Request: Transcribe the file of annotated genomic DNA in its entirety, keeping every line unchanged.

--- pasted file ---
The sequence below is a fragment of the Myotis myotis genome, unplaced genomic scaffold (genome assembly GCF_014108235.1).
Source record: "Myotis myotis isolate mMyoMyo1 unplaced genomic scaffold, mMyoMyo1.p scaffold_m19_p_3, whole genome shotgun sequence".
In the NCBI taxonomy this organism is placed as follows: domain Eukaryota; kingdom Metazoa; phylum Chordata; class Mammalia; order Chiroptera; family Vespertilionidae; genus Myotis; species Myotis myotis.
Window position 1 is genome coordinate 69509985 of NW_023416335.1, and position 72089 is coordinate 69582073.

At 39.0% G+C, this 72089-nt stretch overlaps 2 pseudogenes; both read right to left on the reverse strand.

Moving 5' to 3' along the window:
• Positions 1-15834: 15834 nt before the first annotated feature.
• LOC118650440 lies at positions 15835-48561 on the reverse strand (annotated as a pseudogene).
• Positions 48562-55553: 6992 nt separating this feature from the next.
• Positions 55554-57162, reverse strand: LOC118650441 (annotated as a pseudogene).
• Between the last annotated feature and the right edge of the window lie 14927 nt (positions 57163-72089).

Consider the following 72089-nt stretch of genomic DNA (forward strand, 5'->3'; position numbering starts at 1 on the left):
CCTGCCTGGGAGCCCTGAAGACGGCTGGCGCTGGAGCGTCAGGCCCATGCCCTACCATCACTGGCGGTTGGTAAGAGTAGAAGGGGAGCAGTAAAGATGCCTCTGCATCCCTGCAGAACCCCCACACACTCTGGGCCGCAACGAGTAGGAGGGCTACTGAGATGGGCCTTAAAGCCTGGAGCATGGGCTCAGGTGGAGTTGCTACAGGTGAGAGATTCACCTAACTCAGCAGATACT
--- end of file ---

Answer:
The sequence below is a fragment of the Myotis myotis genome, unplaced genomic scaffold (genome assembly GCF_014108235.1).
Source record: "Myotis myotis isolate mMyoMyo1 unplaced genomic scaffold, mMyoMyo1.p scaffold_m19_p_3, whole genome shotgun sequence".
In the NCBI taxonomy this organism is placed as follows: domain Eukaryota; kingdom Metazoa; phylum Chordata; class Mammalia; order Chiroptera; family Vespertilionidae; genus Myotis; species Myotis myotis.
Window position 1 is genome coordinate 69509985 of NW_023416335.1, and position 72089 is coordinate 69582073.

At 39.0% G+C, this 72089-nt stretch overlaps 2 pseudogenes; both read right to left on the reverse strand.

Moving 5' to 3' along the window:
• Positions 1-15834: 15834 nt before the first annotated feature.
• LOC118650440 lies at positions 15835-48561 on the reverse strand (annotated as a pseudogene).
• Positions 48562-55553: 6992 nt separating this feature from the next.
• Positions 55554-57162, reverse strand: LOC118650441 (annotated as a pseudogene).
• Between the last annotated feature and the right edge of the window lie 14927 nt (positions 57163-72089).

Consider the following 72089-nt stretch of genomic DNA (forward strand, 5'->3'; position numbering starts at 1 on the left):
CCTGCCTGGGAGCCCTGAAGACGGCTGGCGCTGGAGCGTCAGGCCCATGCCCTACCATCACTGGCGGTTGGTAAGAGTAGAAGGGGAGCAGTAAAGATGCCTCTGCATCCCTGCAGAACCCCCACACACTCTGGGCCGCAACGAGTAGGAGGGCTACTGAGATGGGCCTTAAAGCCTGGAGCATGGGCTCAGGTGGAGTTGCTACAGGTGAGAGATTCACCTAACTCAGCAGATACT